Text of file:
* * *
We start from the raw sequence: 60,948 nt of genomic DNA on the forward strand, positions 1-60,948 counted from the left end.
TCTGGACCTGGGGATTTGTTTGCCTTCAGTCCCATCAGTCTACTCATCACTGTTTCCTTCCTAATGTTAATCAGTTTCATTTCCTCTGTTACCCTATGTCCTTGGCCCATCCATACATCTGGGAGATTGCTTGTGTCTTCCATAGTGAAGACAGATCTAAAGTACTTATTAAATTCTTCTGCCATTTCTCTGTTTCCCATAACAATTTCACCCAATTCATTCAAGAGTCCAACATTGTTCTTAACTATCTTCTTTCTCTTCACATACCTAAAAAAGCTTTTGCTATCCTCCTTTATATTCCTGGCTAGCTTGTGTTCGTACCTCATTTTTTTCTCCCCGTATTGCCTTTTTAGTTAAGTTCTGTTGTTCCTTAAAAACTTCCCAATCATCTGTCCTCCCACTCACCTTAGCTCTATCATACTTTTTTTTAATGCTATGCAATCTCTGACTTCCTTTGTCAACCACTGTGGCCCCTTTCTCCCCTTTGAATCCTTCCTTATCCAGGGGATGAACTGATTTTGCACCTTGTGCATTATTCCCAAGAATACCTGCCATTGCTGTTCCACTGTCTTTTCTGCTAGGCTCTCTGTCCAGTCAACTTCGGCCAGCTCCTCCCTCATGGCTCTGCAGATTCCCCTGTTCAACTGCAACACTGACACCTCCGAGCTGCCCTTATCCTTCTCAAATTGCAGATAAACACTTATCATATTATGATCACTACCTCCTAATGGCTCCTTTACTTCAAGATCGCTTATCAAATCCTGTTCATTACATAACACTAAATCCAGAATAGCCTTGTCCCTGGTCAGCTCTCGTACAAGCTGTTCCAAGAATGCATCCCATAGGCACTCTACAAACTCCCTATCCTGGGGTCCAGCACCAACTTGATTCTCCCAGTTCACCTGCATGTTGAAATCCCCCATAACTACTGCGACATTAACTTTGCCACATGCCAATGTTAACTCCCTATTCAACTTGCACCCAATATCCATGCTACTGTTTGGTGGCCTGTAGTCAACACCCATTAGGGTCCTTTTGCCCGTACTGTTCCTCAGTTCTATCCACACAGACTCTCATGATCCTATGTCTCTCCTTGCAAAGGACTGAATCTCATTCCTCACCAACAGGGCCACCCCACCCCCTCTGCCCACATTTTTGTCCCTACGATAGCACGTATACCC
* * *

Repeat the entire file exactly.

We start from the raw sequence: 60,948 nt of genomic DNA on the forward strand, positions 1-60,948 counted from the left end.
TCTGGACCTGGGGATTTGTTTGCCTTCAGTCCCATCAGTCTACTCATCACTGTTTCCTTCCTAATGTTAATCAGTTTCATTTCCTCTGTTACCCTATGTCCTTGGCCCATCCATACATCTGGGAGATTGCTTGTGTCTTCCATAGTGAAGACAGATCTAAAGTACTTATTAAATTCTTCTGCCATTTCTCTGTTTCCCATAACAATTTCACCCAATTCATTCAAGAGTCCAACATTGTTCTTAACTATCTTCTTTCTCTTCACATACCTAAAAAAGCTTTTGCTATCCTCCTTTATATTCCTGGCTAGCTTGTGTTCGTACCTCATTTTTTTCTCCCCGTATTGCCTTTTTAGTTAAGTTCTGTTGTTCCTTAAAAACTTCCCAATCATCTGTCCTCCCACTCACCTTAGCTCTATCATACTTTTTTTTAATGCTATGCAATCTCTGACTTCCTTTGTCAACCACTGTGGCCCCTTTCTCCCCTTTGAATCCTTCCTTATCCAGGGGATGAACTGATTTTGCACCTTGTGCATTATTCCCAAGAATACCTGCCATTGCTGTTCCACTGTCTTTTCTGCTAGGCTCTCTGTCCAGTCAACTTCGGCCAGCTCCTCCCTCATGGCTCTGCAGATTCCCCTGTTCAACTGCAACACTGACACCTCCGAGCTGCCCTTATCCTTCTCAAATTGCAGATAAACACTTATCATATTATGATCACTACCTCCTAATGGCTCCTTTACTTCAAGATCGCTTATCAAATCCTGTTCATTACATAACACTAAATCCAGAATAGCCTTGTCCCTGGTCAGCTCTCGTACAAGCTGTTCCAAGAATGCATCCCATAGGCACTCTACAAACTCCCTATCCTGGGGTCCAGCACCAACTTGATTCTCCCAGTTCACCTGCATGTTGAAATCCCCCATAACTACTGCGACATTAACTTTGCCACATGCCAATGTTAACTCCCTATTCAACTTGCACCCAATATCCATGCTACTGTTTGGTGGCCTGTAGTCAACACCCATTAGGGTCCTTTTGCCCGTACTGTTCCTCAGTTCTATCCACACAGACTCTCATGATCCTATGTCTCTCCTTGCAAAGGACTGAATCTCATTCCTCACCAACAGGGCCACCCCACCCCCTCTGCCCACATTTTTGTCCCTACGATAGCACGTATACCC